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AIDS: Whose virus is this, anyway?

It’s hard to really remember how frightened we all were of AIDS back in the 1980’s, when the existence of the disease was first widely acknowledged. You could compare it to the fear evoked by Swine Flu more recently, I suppose, except that unlike the much more democratic Swine Flu, AIDS was still the disease of junkies, poofs and hookers. It was their disease, the disease of deviants, freaks and shirt lifters, but instead of having the good grace to keep their disgusting ailments to themselves, they threatened to leak it out into the broader community. Their disgusting habits were going to kill us all.

In 1984, in my extended social group consisting of Melbourne Uni students and drop outs, radical activists, and dope smoking hedonists, heroin use spread like a minor plague. For most of those who tried it, with Velvet Underground blaring in the background, it was more about taboo breaking and experimentation than a desperate need for oblivion. A lot of people snorted it or smoked it a few times and then got on with their lives. But a few people used needles. And a few kept on using. Read more »

Strange conversations in the village where everyone speaks deaf talk

For the Invisible People project, my first trip was to visit a rural community with a very high rate of profound, prelingual hereditary deafness in Bengkala in North Bali. Around the village, both the deaf and the hearing use a totally indigenous sign language that has developed here without reference to any other sign language in the world.

Kolok Getar, describing the death of his son in a motorbike accident. Photograph by Irfan Kortschak. Copyright 2010 Irfan Kortschak / PNPM Peduli

I made contact with Ketut Kanta, the volunteer school teacher who taught the deaf children of the village using sign languages, through Connie de Vos, a researcher in Linguistics. I first meet Connie when she came around to my old house in the kampung in Ben Hil late one night with Tom, a good friend of mine and a linguist who worked for the Max Plank Institute in some sort of embedded capacity at Indonesia’s first postgraduate applied linguistics program at the Atma Jaya University. Tom explained that Connie was passing through Jakarta on her way to do field research into a sign language used by the deaf community in Bengkala, a small village in an arid section of North Bali far from the touristic resort towns of the south coast.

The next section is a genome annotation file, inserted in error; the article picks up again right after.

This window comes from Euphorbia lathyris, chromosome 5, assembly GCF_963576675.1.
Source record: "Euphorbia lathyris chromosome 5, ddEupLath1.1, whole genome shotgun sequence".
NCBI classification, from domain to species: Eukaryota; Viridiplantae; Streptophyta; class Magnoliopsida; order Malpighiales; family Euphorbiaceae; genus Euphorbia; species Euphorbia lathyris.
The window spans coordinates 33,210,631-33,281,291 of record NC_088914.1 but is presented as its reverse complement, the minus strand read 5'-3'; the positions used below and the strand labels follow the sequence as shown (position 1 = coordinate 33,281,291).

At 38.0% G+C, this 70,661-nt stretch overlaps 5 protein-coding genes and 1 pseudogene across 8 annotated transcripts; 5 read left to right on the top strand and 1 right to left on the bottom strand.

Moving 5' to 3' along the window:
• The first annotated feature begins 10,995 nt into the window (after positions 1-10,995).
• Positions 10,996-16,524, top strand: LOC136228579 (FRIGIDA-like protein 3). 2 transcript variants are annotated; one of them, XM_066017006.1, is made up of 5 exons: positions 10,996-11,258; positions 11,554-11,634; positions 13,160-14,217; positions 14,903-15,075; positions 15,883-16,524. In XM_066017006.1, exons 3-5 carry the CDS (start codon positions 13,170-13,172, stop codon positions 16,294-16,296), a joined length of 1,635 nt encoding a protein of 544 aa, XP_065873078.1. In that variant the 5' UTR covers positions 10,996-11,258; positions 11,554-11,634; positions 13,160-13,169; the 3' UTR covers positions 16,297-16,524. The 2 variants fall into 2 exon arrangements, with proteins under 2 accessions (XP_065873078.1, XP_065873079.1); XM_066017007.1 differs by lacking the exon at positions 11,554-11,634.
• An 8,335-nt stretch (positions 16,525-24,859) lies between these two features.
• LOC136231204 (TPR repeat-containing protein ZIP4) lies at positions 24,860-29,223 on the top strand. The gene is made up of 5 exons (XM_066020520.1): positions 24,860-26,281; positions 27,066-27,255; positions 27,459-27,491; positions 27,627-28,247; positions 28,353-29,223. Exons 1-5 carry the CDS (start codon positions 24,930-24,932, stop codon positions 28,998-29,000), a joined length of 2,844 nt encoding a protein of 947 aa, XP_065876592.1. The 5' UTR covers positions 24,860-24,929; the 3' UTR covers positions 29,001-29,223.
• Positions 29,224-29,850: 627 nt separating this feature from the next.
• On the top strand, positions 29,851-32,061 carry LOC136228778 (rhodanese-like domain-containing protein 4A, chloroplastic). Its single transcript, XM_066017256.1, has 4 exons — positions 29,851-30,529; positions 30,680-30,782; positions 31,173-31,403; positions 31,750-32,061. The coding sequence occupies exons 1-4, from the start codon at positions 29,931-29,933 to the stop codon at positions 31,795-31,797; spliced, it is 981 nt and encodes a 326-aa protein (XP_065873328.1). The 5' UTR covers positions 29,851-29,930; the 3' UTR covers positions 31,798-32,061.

Connie looked slightly defensive in a resigned kind of way, as though used to expressions of bewilderment, ignorance and scorn at her choice of a field of research. Later, she told me that even amongst some linguists with whom she had worked had looked down their noses at this choice in a way that they would never have dared to do at a language spoken by, say, two of the last remaining elderly Native American speakers of Serrano. Even in the field of obscure endangered languages, sign languages are sometimes considered not quite a serious business. So, Connie looked relieved and even slightly amazed that I’d heard of the place, having read about it in that now defunct experimental literary-cum-anthropological magazine, Latitudes. Read more »

Blogging about Blogging: Stories behind the stories

Last week, I was building the framework for this blog. I wanted to build a platform to display and promote some of the writing projects that I’ve been involved with. In particular, I wanted to create online versions of two books that I wrote, Nineteen and Invisible People. They are both collections of stories by ordinary Indonesians. Nineteen was a collection of stories about street traders in Jakarta, Invisible People contained stories of people from marginal, stigmatized groups in society.

But I didn’t want just to create a static website that contains the same materials as do the printed books themselves. I wanted to use a blog to tell people about the stories behind the stories. In the books themselves, I kept a very low profile: I wanted the stories of the people I was interviewing to stand out, and staying out of the way myself helped make that work. But I often found myself thinking that it would be fun to tell some of the stories behind the stories that we published. I could use a blog to explain how I met the people I interviewed, how I contacted them, who introduced them to me.

I’d also like to use as a platform to discuss other projects that I am involved in now and hope to become involved with in the future. And for writings and reflections on life in Indonesia as seen by a foreigner who has lived here for almost twenty years. Even after that time, I often feel like an alien outsider, looking in from outside and trying to makes sense of it all.

Maybe that’s a good reason for having a blog: as a tool to try to understand the strange place that I live in.

Since I’ve just spent some time creating the online version of Invisible People, I’m going to spend some time over the next few weeks writing up the stories behind the stories in that book.